I've discussed my upbringing in eastern Kentucky before. The river town where I grew up lies at a point where Kentucky, Ohio, and West Virginia meet. What I didn't realize is how important the area is in the elections. I've read that Ohio falls red or blue based on the votes cast in a small number of southeastern and southwestern counties in Ohio. Suddenly, I see the news filled with announcements of candidates traveling to towns with names very familiar to me: Portsmouth, South Point, Ironton. Anyone who lives in a tri-state area understands that the lines between states blur. Points of entry are numerous. Bridges at Huntington, Ashland, Cattletsburg, Russell, and Portsmouth allow easy access across the river and its tributaries. I've been to the movies in Portsmouth; my brother' wedding reception was held in South Point; I've gotten a parking ticket in Ironton. I went to college in Huntington, where my grandparents all lived. In fact, when I was a kid, trips across the river were a regular occurrence because southern Ohio was wet and eastern Kentucky was dry. My father took us over on beer runs regularly. When I got a little older, I made trips across to West Virginia because the legal age was 18 versus 21 in Kentucky and Ohio.
It is amusing to me when this area is referred to as Appalachia. It is the foothills of the Appalachians. It is not the Appalachians proper. It's hill country and I'd be surprised if a single hill in the area gets much above 900 ft. But it is isolated. It may be the 21st century, but some folks are clinging to their 19th century resentment. I've talked about my issues with "my people" before. So I read with interest this article. Read it. I'll wait.
How bad does a ticket or economic prospects have to be to force racists to vote for
And what is driving her to vote for someone she wouldn't invite into her house? Sarah Palin. Now this isn't a matter of sexism trumping racism. If anything, I have done more to move my grandmother's ideas about what is proper for a woman to do. My grandmother calls ME when she needs help around her house. I painted, papered, and rewired her kitchen. She calls ME when she can't get her answering machine, VCR, or television remote to work. I'm her go-to handy-person.
My grandmother, who had announced months ago that she was sitting out this election (she didn't like McCain but had no intention of voting for Obama), is driven to vote for an African American by what she thinks is the incredible incompetence of McCain's vice presidential selection.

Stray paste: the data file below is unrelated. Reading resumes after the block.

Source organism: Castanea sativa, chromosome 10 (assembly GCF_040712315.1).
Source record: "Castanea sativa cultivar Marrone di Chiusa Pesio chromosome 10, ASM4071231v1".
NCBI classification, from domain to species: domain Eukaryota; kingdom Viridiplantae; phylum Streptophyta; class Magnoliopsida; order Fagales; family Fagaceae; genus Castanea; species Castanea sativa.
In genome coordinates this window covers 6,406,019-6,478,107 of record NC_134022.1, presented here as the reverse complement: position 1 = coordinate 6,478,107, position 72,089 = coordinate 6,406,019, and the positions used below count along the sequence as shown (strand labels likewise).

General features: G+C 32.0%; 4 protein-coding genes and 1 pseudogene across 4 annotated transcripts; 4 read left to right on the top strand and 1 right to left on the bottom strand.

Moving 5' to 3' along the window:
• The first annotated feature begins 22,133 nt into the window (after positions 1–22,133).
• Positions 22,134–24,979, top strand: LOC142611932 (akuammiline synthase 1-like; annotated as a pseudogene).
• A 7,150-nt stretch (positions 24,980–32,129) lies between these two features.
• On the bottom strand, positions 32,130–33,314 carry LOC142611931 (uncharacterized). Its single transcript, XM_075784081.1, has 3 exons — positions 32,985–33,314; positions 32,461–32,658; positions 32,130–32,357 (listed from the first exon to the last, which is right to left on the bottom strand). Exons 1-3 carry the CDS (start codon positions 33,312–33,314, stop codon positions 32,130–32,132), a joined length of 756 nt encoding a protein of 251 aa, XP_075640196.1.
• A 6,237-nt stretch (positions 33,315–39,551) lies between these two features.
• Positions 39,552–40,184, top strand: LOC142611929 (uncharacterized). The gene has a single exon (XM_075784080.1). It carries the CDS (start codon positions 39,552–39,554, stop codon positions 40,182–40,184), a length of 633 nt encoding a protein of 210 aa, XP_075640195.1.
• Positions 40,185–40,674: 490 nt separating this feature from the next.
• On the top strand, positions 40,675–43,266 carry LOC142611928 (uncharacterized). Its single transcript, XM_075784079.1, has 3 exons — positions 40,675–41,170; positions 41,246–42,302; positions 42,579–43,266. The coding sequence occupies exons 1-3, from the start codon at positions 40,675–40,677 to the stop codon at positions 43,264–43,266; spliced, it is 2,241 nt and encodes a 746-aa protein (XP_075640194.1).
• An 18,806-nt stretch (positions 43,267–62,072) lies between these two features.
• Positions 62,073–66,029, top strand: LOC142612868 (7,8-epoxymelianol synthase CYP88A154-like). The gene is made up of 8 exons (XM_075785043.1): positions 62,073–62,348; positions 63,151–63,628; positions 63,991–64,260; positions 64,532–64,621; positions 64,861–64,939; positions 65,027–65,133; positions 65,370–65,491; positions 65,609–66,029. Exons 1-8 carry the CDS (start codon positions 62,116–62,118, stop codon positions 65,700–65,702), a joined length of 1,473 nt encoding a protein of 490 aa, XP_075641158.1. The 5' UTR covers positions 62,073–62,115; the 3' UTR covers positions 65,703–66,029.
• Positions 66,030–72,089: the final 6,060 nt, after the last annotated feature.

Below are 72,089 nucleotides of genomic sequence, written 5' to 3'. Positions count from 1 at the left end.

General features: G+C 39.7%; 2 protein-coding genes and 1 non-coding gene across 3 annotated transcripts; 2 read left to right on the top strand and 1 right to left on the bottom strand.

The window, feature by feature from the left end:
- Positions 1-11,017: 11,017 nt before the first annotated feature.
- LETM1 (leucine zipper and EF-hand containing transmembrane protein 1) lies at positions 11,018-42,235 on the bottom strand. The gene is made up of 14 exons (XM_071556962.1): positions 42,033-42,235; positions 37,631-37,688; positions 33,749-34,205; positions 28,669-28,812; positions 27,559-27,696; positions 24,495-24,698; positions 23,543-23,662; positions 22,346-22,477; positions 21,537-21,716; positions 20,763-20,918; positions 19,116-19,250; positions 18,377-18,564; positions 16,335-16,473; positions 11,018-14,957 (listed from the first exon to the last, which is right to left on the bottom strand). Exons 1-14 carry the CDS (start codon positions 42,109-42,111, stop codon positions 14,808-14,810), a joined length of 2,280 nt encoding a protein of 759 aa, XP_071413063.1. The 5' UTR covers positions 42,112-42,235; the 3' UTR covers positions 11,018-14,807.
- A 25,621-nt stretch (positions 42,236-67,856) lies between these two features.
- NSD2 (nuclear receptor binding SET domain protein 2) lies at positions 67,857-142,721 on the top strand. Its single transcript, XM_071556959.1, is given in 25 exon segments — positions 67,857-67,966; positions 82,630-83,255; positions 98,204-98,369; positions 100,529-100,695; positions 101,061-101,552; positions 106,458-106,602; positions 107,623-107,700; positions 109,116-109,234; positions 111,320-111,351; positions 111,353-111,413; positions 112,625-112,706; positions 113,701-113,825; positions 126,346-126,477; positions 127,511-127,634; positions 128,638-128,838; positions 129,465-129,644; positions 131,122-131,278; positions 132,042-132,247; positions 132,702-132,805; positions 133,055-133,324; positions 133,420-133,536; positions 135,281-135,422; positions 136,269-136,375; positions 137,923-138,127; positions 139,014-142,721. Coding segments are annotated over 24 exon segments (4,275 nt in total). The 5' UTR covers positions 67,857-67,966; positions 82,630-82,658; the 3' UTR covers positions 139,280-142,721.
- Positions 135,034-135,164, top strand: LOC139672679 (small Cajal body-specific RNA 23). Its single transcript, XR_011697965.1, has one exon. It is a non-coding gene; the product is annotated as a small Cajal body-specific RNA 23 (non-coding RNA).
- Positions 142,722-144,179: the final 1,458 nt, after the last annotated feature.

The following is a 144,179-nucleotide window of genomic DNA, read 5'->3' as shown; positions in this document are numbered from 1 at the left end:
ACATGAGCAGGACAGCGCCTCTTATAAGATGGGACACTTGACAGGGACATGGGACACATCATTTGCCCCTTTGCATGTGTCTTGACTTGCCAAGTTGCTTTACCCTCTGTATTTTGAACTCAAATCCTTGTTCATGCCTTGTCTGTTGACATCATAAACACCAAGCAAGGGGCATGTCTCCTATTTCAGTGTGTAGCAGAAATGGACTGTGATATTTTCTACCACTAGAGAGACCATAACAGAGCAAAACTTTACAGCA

My grandmother represents that sort of ingrained racism that I just took for granted growing up. It isn't in your face or even seething below the surface. If it makes any sense, it isn't purposefully mean. It just is. Its the kind of racism that makes all the black kids sit at the same table in the lunchroom at high school. It's the kind of racism that results in all-white parties. You know, the kind where you'd invite your black friend but then he/she would be the only black person there and then they'd be uncomfortable. In reality, you aren't sure who'd be uncomfortable. It's the kind of racism that, when the unwritten mores are broken, isn't likely to get any comments unless someone drinks too much beer and gets mouthy and the last thing you want to have happen is for someone to actually say something. It isn't a racism you can point your finger at...something more you get a feeling about. In some ways, that kind of racism is worse than the sign on the water fountain. It's insidious, it's accepted without being acknowledged. It just is.
The fact of the matter is, I'm glad my grandmother is being faced with this choice. I'm glad America is. If there hadn't been this grand intersection of economic and political issues right before this election, my grandmother might never have had an opportunity to challenge her own thinking about race. She's 90 years old. Her opportunities to change deeply seated beliefs are running out. I am filled with great optimism to know that even at 90, paradigm shifts are possible.